Williams: Selig's extension a great decision

Williams: Selig's extension a great decision

With the baseball owners extending the contract of Commissioner Bud Selig through the 2014 season, the question is whether this is a good thing for baseball?

As a former player, I have to say it is a very good thing.

When you look at what Selig has done over his tenure, it is pretty impressive. When he was hired, I thought it could be a conflict of interest since Selig was an owner himself. But I have been proven very wrong as he has been able to step away from being an owner to being a Commissioner who has moved our game forward in many important ways.

First and foremost, the fact that there has been labor peace for 20 years is impressive on its own since I was part of labor unrest in my 11-year career.

Selig has taken our game global with the World Baseball Classic. He has established drug testing to finally put an end to the performance-enhancing drugs era.

He instituted replay which I think has become necessary. If all players are going to be held accountable for their mistakes, then I feel that umpires have to be held accountable as well. We have the technology to get things right. Use it. It will not slow down the game, it will speed it up. It will eliminate many field arguments that can sometimes last 10 minutes.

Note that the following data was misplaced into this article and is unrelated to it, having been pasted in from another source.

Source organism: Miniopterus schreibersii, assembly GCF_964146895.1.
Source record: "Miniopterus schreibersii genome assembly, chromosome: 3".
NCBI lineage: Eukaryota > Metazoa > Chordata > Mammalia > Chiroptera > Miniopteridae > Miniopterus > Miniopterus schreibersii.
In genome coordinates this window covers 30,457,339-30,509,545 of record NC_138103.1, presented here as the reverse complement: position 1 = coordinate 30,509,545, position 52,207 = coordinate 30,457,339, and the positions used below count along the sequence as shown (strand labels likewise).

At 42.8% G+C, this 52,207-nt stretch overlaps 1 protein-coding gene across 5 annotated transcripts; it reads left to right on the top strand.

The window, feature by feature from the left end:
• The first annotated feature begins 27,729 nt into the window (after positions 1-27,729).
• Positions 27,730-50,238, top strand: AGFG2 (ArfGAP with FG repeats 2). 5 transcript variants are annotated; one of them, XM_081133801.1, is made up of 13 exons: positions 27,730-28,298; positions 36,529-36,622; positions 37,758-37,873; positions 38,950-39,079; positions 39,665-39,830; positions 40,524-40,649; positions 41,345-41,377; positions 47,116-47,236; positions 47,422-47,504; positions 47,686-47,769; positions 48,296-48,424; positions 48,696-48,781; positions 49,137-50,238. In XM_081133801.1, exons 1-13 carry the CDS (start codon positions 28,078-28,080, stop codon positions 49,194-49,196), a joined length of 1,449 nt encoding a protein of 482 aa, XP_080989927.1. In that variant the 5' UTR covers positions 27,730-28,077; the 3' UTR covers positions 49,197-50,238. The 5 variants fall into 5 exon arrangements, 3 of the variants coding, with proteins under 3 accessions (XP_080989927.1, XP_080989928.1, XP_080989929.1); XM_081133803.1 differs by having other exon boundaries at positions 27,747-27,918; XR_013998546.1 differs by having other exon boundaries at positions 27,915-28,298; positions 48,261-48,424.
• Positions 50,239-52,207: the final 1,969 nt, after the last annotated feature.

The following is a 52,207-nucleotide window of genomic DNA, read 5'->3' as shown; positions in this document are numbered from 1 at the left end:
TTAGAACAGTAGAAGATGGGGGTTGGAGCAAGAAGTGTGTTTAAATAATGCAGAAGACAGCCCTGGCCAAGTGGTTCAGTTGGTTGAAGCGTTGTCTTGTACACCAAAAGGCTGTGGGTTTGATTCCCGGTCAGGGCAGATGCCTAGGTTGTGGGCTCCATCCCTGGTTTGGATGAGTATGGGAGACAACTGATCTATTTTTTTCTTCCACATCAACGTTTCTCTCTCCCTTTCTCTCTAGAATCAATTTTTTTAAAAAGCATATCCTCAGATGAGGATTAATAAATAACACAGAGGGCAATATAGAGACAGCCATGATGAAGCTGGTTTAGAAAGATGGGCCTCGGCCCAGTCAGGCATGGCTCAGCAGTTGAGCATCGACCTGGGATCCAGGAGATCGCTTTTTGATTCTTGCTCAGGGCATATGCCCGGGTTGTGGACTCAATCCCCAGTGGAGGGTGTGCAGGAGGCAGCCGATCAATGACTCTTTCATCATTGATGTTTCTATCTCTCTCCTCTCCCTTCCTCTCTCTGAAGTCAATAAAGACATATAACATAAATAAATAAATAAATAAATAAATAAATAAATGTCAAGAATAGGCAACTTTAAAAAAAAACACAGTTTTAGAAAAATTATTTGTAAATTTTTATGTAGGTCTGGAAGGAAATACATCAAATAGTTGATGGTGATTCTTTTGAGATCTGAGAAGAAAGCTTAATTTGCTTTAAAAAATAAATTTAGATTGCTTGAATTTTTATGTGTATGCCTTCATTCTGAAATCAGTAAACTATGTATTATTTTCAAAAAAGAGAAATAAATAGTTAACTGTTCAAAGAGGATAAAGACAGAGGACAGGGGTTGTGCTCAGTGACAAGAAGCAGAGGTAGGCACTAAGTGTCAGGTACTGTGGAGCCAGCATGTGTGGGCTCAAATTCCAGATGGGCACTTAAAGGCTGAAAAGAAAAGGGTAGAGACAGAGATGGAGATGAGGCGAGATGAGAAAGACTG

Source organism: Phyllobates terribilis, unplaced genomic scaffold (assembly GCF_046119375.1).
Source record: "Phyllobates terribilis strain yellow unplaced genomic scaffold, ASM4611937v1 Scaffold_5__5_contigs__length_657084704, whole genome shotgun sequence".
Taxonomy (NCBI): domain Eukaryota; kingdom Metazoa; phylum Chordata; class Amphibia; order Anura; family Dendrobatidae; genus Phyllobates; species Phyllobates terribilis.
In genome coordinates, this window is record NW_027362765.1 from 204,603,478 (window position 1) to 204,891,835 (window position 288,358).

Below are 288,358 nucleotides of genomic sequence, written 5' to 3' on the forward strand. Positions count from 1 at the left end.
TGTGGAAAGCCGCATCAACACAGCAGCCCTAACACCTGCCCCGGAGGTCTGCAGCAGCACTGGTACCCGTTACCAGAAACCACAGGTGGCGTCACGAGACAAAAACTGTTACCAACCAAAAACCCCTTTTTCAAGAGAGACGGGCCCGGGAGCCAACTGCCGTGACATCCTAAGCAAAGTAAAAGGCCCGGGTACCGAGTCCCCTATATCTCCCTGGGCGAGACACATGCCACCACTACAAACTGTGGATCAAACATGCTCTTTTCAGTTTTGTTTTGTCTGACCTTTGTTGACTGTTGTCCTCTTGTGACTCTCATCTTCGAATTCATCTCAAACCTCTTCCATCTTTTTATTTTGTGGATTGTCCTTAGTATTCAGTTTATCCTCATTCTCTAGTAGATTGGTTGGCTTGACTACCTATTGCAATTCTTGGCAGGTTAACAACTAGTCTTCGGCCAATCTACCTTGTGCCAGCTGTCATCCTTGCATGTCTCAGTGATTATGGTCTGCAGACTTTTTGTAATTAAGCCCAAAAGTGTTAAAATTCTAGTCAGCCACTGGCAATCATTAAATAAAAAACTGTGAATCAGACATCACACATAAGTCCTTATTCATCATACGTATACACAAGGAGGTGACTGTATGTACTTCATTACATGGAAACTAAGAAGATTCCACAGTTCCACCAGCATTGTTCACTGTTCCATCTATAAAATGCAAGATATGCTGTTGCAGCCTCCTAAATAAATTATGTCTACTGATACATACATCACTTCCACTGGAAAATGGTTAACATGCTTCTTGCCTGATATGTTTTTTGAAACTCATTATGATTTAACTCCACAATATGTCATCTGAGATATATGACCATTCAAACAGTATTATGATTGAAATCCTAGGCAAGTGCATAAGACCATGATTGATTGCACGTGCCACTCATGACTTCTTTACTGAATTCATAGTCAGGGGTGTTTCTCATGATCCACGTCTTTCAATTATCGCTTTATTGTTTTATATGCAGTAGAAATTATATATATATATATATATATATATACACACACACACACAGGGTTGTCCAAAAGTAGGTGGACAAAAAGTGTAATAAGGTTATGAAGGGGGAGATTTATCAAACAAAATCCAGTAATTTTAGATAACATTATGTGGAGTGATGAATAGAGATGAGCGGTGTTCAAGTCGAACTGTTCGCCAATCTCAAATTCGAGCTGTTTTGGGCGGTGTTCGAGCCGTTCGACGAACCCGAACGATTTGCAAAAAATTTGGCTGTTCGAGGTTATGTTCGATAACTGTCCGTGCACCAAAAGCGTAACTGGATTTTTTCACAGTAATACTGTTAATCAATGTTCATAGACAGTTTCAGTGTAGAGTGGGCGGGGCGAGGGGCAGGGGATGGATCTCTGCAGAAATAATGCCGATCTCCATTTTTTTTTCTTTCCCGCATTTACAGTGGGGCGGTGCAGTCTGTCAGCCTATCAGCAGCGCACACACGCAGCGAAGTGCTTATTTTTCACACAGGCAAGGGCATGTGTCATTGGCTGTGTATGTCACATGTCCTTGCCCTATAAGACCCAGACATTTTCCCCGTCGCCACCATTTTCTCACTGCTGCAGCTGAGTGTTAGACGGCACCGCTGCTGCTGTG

He has also brought revenue sharing to our game, which has has allowed for nine different champions in the past 11 years.

Our game is in great shape right now. I come from the "if it ain't broke, don't fix it" school. Our game is not broken. It is thriving.

So extending the contract of the man who has been at the helm and moved our game forward, even with the economy of our nation being the mess that it has been, I think speaks for itself. So I say to all the owners: Well done.

Players are happy, owners are happy, which means the fans of our game are happy. That is the most important part of the whole equation! The fans!

Mitch Williams is an analyst for MLB Network. This story was not subject to the approval of Major League Baseball or its clubs.